I went to the Moms Across America website to compare my results with others across the nation. It turns out that 7.5 ppb (parts per billion), is the lowest detectable limit that the test is capable of finding. I thought this sounded pretty good and I was ready to start celebrating, but as I scrolled further down the page I discovered that 7.5 ppb is still way higher than anything deemed “OK” by the standards of many other countries.
The European Drinking Water Directive has set a maximum contaminant level (MCL) for pesticides in groundwater at 0.1 ppb (ug/L). That’s about as close to zero tolerance as you can get. In contrast, the Environmental Protection Agency’s (EPA) MCL for glyphosate alone in U.S. drinking water is 700 ppb. That’s 7,000 times higher than the European standards, and it doesn’t even account for the dozens of other pesticides and herbicides that are also present in our water at any given time.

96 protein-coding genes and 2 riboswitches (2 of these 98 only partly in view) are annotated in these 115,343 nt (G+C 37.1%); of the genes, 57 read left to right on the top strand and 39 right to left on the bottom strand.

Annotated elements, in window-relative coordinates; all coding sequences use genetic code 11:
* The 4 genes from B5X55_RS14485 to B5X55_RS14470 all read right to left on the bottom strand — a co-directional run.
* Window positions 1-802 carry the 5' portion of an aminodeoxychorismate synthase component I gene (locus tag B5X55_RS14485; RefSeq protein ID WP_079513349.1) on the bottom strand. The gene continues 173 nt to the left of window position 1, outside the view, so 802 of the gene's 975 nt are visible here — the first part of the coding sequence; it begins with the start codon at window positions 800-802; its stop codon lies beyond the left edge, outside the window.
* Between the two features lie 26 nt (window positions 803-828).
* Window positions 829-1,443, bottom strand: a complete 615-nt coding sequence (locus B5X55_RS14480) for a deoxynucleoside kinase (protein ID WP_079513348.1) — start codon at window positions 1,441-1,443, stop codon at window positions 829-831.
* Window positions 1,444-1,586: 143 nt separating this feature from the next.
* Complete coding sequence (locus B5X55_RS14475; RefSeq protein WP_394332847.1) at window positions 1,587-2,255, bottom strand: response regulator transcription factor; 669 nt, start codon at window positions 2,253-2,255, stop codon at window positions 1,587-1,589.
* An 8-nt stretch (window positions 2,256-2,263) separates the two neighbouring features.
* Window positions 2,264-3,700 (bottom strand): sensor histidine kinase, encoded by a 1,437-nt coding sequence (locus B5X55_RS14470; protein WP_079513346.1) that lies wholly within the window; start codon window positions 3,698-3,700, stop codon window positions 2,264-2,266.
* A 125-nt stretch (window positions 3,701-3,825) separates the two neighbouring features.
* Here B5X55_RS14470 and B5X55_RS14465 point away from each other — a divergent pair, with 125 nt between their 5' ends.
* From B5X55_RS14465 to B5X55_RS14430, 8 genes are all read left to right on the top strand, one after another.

Looking at my test results of <7.5 pbb, I could be anywhere between 0.1 pbb and 7.4 pbb (this large range is a limitation of the study that I hope to see addressed in future tests.) According to the EPA’s standards, I’m doing great and am way below levels of concern. According to European standards, however, I could be almost seven times higher than what they recommend. For additional perspective, the highest glyphosate level found in urine in the EU was 1.82 ppb in Latvia. In the U.S.? A California resident had glyphosate levels in their urine of 15.6 ppb. We’re clearly exposed to very high levels of glyphosate, especially when compared to European countries. As concerned citizens, we need to pressure the EPA to significantly lower the MCL for glyphosate in U.S. drinking water so that it’s more in-line with the regulations of European countries.